The summit push encompassed seven total days. We bypassed Camp 1 and went straight to Camp 2 on our first day. It took us the same amount of time to get to Camp 2 on this trip as it took us to get to Camp 1 the first time! We had another rest day at Camp 2 which was filled with prep for the final push. Next, we headed for Camp 3 and spent the night on the side of the Lhotse Face. We had access to oxygen that night which was fantastic because just sitting up to quickly could take your breath away. The next destination was Camp 4, the highest camp on Everest at 26,000ft. We climbed that entire day with oxygen which was fantastic!

Steps from the summit! Photo Credit: Ryan Waters

Steps from the summit! Photo Credit: Ryan Waters

I pulled into Camp 4 in the mid-afternoon and crawled into my tent. The plan was to leave Camp 4 around 11 pm the same night so I didn't even take my down suit off. I just laid down and tried to rest as best as I could. I wore my oxygen mask the entire evening, only taking it off to drink some water and eat a little food. Finding the motivation to get out of the tent at 10:30 pm was difficult but I was ready for my chance. Heading to the summit took a grueling 11 hours and another 7 to descend back to Camp 4. I was so excited to crawl into my sleeping bag after that day and sleep until the next morning when we descended all the way down to Camp 2. Another night of sleeping at Camp 2 and one more long day back to basecamp ended our summit push.

The last two days at basecamp were spent recovering from that insane climb and packing all of our gear for our trip back home. It was a bittersweet moment. We had called basecamp and the mountain our home for 47 days and I had so many unforgettable experiences there. We also had to say goodbye to much of the amazing support team we had including the cooks and the climbing Sherpas. It was hard to say goodbye to them and tell them how much they helped me along the journey. I couldn't have done it without them.

So that was a long explanation but to make the answer simple, we spent 47 days at basecamp and on the mountain but only 15 days of that was actually climbing Everest. It sounds crazy saying that but I felt we were incredibly well prepared and picked the best weather window possible for climbing. Those 47 days, plus the rest of my time in Nepal will go down as one of the greatest adventures of my life!

Mt. Everest Climbing Route

Mt. Everest Climbing Route

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Bombardier Blood!

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Bombardier Blood!

While I was starting my trek to Everest Basecamp Patrick James Lynch, my good friend and the director of our documentary, headed to the Hemophilia Federation of America's Annual Meeting. We just spent the week before running around Kathmandu having so many powerful experiences it could fill a lifetime. I headed out on the biggest endeavor of my lifetime and Patrick had about 5 days to work with the Believe team to edit this video together before he presented at a huge annual meeting. I can't imagine how stressful that was!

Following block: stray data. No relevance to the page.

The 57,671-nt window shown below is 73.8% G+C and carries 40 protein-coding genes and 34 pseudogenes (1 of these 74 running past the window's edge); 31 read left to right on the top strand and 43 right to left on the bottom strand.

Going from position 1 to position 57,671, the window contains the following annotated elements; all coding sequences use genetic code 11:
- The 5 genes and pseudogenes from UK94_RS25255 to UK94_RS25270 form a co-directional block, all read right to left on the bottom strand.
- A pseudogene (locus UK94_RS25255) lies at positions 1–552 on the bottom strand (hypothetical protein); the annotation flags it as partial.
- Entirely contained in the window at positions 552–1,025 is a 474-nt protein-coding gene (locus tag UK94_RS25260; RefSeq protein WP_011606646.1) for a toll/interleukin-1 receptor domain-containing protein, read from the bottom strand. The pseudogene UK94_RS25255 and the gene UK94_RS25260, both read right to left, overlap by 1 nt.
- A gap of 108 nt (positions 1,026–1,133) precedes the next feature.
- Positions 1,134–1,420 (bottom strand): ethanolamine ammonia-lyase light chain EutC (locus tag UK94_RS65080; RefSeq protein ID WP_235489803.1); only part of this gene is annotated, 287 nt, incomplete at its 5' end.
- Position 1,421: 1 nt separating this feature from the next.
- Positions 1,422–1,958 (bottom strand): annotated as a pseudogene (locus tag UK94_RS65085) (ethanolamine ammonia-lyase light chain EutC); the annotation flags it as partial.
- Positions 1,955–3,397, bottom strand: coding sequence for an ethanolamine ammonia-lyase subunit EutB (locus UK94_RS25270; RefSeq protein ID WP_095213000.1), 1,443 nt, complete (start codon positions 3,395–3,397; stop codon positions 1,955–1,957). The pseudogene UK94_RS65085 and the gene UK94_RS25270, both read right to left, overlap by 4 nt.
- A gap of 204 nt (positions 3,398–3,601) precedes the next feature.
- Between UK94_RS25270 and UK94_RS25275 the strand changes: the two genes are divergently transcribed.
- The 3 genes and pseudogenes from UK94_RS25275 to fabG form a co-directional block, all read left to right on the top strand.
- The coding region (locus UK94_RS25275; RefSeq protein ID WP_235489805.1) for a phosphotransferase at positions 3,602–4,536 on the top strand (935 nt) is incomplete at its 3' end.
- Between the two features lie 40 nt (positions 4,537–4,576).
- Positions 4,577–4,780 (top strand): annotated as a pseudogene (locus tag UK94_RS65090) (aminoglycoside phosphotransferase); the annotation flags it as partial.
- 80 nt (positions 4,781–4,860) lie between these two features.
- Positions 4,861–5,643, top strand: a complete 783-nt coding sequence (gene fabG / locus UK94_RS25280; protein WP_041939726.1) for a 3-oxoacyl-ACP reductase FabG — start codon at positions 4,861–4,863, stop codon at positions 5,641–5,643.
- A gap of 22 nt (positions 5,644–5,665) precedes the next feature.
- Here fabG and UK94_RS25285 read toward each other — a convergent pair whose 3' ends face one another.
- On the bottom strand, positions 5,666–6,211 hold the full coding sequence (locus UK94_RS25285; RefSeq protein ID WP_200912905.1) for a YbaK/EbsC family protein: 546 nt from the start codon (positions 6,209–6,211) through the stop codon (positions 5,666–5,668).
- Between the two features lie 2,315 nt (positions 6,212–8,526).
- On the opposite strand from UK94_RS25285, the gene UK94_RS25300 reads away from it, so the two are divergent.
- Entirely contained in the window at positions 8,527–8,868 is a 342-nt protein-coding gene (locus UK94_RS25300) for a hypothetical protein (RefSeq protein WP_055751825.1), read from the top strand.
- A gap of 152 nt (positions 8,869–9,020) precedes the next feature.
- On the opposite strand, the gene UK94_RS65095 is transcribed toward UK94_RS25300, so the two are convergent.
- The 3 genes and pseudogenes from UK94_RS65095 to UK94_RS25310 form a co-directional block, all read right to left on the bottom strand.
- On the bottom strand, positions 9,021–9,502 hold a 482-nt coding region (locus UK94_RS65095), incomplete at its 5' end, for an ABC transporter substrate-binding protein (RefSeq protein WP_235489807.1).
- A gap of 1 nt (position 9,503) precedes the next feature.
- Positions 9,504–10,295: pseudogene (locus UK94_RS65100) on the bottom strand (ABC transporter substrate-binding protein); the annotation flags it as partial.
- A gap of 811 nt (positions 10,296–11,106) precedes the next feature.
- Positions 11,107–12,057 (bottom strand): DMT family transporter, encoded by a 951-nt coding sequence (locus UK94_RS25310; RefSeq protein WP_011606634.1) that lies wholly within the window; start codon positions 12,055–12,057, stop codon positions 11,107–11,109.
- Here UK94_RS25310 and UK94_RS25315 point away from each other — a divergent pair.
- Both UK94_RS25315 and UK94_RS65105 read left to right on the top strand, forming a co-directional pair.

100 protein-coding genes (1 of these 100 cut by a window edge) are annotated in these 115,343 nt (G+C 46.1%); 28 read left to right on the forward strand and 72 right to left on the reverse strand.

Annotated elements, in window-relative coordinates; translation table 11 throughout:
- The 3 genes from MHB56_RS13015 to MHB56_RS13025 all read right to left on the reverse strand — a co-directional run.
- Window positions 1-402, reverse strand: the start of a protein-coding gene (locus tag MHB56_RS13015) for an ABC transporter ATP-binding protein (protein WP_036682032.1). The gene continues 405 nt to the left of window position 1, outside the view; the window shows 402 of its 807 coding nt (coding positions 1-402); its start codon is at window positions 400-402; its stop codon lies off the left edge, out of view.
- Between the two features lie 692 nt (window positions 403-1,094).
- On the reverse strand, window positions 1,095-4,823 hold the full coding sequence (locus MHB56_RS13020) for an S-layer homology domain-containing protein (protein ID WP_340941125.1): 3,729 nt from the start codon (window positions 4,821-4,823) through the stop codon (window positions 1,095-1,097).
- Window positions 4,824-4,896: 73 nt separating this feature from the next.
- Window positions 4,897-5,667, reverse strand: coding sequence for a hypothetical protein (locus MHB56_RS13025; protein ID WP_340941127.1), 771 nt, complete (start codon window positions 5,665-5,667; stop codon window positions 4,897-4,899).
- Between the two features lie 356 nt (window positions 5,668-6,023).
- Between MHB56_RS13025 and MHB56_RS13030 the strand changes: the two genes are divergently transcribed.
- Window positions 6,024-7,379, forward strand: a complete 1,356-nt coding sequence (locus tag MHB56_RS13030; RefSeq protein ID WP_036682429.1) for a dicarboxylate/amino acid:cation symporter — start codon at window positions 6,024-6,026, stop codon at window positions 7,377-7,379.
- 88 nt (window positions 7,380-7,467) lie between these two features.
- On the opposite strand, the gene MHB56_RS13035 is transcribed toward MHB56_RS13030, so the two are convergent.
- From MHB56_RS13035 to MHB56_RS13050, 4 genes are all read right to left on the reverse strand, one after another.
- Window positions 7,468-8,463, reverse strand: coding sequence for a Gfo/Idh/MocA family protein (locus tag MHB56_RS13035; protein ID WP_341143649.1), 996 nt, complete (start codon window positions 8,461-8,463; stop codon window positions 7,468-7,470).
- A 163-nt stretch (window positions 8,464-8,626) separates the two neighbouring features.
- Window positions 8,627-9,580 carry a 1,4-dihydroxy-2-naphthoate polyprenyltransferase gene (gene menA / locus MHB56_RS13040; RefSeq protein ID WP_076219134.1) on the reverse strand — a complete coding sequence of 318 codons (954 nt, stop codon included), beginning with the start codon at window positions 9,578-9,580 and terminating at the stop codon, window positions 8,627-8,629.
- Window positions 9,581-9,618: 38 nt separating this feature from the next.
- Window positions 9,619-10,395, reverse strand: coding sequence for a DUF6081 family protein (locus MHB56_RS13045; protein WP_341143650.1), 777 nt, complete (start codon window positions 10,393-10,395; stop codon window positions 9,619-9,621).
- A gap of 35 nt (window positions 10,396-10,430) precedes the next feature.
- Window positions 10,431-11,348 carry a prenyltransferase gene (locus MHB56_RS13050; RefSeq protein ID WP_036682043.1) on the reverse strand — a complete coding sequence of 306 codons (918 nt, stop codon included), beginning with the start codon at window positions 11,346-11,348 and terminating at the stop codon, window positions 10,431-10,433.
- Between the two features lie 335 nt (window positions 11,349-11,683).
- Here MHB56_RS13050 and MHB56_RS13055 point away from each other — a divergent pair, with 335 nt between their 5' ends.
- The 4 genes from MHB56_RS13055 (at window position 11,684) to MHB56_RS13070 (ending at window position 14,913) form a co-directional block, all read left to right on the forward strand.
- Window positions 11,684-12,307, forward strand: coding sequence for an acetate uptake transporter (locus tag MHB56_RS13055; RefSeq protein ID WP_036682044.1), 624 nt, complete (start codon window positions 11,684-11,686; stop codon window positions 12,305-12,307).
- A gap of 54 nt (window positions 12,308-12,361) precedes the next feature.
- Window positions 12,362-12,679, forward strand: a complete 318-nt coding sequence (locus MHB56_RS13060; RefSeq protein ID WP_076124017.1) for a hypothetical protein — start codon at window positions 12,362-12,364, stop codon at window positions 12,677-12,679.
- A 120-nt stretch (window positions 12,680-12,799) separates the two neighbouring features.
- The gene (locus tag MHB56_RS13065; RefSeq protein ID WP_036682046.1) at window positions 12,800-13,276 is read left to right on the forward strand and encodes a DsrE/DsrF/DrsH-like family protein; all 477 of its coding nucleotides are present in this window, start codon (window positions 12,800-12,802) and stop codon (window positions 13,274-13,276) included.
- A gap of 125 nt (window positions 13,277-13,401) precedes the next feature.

This was this first time the title Bombardier Blood would be announced to the public and honestly I was nervous about it and pretty happy I was distracted elsewhere. I was initially a little hesitant about the title, I didn't really want my name in the title. It seemed a little egotistical and made the documentary about me and not completely about the story. I told Patrick my concerns and then he explained his reasons for picking the title. Of course the blood references makes sense with the hemophilia but he really sold me when he reminded me that my uncle said it the first day of filming.

We were sitting on a wooden fence with Red Rocks in the background. It was a sunny day and I loved that we got to share this moment together. Uncle Dave is one of the main reasons I got into climbing and he always encouraged me to chase these dreams. After hearing that reason I was sold.

We were about a week into the trek when HFA started. I wanted to hear Patrick's talk about our incredible experience and see the reaction to the clip I hadn't seen yet. I was excited to finally watch it but.....we were on the trek to Everest and although we had some internet, downloading any video was out of the question. I saw the traction on facebook and everyone seemed to enjoy it which made me happy but I was looking forward to watching it.

It wasn't able to do that until I had summited the mountain and returned home. I almost forgot about it honestly until Jess brought it up. I was so nervous to watch it. I don't particularly like watching myself in videos, it feels so strange but I wanted to see Patricks work. I was blown away. The shots they were able to put together and the emotion the captured was powerful. I'm so glad we were able to partner together and I can't wait to see the entire film!

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How the Seven Summits Quest Began

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How the Seven Summits Quest Began

Since the public announcement of the Everest climb and documentary went live a few weeks ago I have really enjoyed sharing my story about the Seven Summits with a few folks that I've ran into. I've really appreciated all the support and encouragement I have received especially the stories from some hemo moms who shared my story with their kids!

As I have revisited my story in the past few weeks I have really enjoyed reflecting on what brought me to Everest and Nepal. It's been a pretty wild journey the past six years climbing five of the seven summits and on my way to number six but what keeps coming to the forefront of the story is how I reached my first summit and how Africa truly changed my life forever. I will more than happily share my story with you if we ever run into each other in person but I really wanted to share it here as well.